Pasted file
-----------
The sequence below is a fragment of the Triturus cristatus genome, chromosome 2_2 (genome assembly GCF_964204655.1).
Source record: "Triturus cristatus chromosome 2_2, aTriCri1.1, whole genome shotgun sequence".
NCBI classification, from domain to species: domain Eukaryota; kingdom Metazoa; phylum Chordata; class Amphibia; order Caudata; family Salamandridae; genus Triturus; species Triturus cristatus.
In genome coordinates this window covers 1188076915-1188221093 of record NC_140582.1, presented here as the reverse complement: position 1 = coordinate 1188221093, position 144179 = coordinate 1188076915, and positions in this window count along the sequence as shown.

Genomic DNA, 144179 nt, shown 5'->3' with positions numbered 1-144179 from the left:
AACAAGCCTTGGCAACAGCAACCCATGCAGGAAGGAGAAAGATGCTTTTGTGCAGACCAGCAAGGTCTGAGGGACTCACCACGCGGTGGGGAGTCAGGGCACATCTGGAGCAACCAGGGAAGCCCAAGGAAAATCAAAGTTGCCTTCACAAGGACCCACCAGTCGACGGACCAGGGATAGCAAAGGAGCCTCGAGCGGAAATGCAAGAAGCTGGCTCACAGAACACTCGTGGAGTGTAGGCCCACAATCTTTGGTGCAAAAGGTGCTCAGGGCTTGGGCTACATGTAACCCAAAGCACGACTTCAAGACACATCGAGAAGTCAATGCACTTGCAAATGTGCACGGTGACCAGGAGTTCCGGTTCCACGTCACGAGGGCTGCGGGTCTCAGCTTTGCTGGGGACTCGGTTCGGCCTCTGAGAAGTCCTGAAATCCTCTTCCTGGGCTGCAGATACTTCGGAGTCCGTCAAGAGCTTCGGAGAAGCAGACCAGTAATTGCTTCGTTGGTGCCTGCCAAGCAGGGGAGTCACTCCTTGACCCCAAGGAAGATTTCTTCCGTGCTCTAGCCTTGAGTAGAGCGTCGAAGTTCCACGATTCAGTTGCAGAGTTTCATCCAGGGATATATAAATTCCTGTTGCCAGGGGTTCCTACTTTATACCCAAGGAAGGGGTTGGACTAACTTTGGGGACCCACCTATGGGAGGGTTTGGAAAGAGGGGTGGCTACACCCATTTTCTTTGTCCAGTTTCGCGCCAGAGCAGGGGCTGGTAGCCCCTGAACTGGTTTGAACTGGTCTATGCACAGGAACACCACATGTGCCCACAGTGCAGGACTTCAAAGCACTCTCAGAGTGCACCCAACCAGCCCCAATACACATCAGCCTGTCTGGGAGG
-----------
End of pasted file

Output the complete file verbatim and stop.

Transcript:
The sequence below is a fragment of the Triturus cristatus genome, chromosome 2_2 (genome assembly GCF_964204655.1).
Source record: "Triturus cristatus chromosome 2_2, aTriCri1.1, whole genome shotgun sequence".
NCBI classification, from domain to species: domain Eukaryota; kingdom Metazoa; phylum Chordata; class Amphibia; order Caudata; family Salamandridae; genus Triturus; species Triturus cristatus.
In genome coordinates this window covers 1188076915-1188221093 of record NC_140582.1, presented here as the reverse complement: position 1 = coordinate 1188221093, position 144179 = coordinate 1188076915, and positions in this window count along the sequence as shown.

Genomic DNA, 144179 nt, shown 5'->3' with positions numbered 1-144179 from the left:
AACAAGCCTTGGCAACAGCAACCCATGCAGGAAGGAGAAAGATGCTTTTGTGCAGACCAGCAAGGTCTGAGGGACTCACCACGCGGTGGGGAGTCAGGGCACATCTGGAGCAACCAGGGAAGCCCAAGGAAAATCAAAGTTGCCTTCACAAGGACCCACCAGTCGACGGACCAGGGATAGCAAAGGAGCCTCGAGCGGAAATGCAAGAAGCTGGCTCACAGAACACTCGTGGAGTGTAGGCCCACAATCTTTGGTGCAAAAGGTGCTCAGGGCTTGGGCTACATGTAACCCAAAGCACGACTTCAAGACACATCGAGAAGTCAATGCACTTGCAAATGTGCACGGTGACCAGGAGTTCCGGTTCCACGTCACGAGGGCTGCGGGTCTCAGCTTTGCTGGGGACTCGGTTCGGCCTCTGAGAAGTCCTGAAATCCTCTTCCTGGGCTGCAGATACTTCGGAGTCCGTCAAGAGCTTCGGAGAAGCAGACCAGTAATTGCTTCGTTGGTGCCTGCCAAGCAGGGGAGTCACTCCTTGACCCCAAGGAAGATTTCTTCCGTGCTCTAGCCTTGAGTAGAGCGTCGAAGTTCCACGATTCAGTTGCAGAGTTTCATCCAGGGATATATAAATTCCTGTTGCCAGGGGTTCCTACTTTATACCCAAGGAAGGGGTTGGACTAACTTTGGGGACCCACCTATGGGAGGGTTTGGAAAGAGGGGTGGCTACACCCATTTTCTTTGTCCAGTTTCGCGCCAGAGCAGGGGCTGGTAGCCCCTGAACTGGTTTGAACTGGTCTATGCACAGGAACACCACATGTGCCCACAGTGCAGGACTTCAAAGCACTCTCAGAGTGCACCCAACCAGCCCCAATACACATCAGCCTGTCTGGGAGG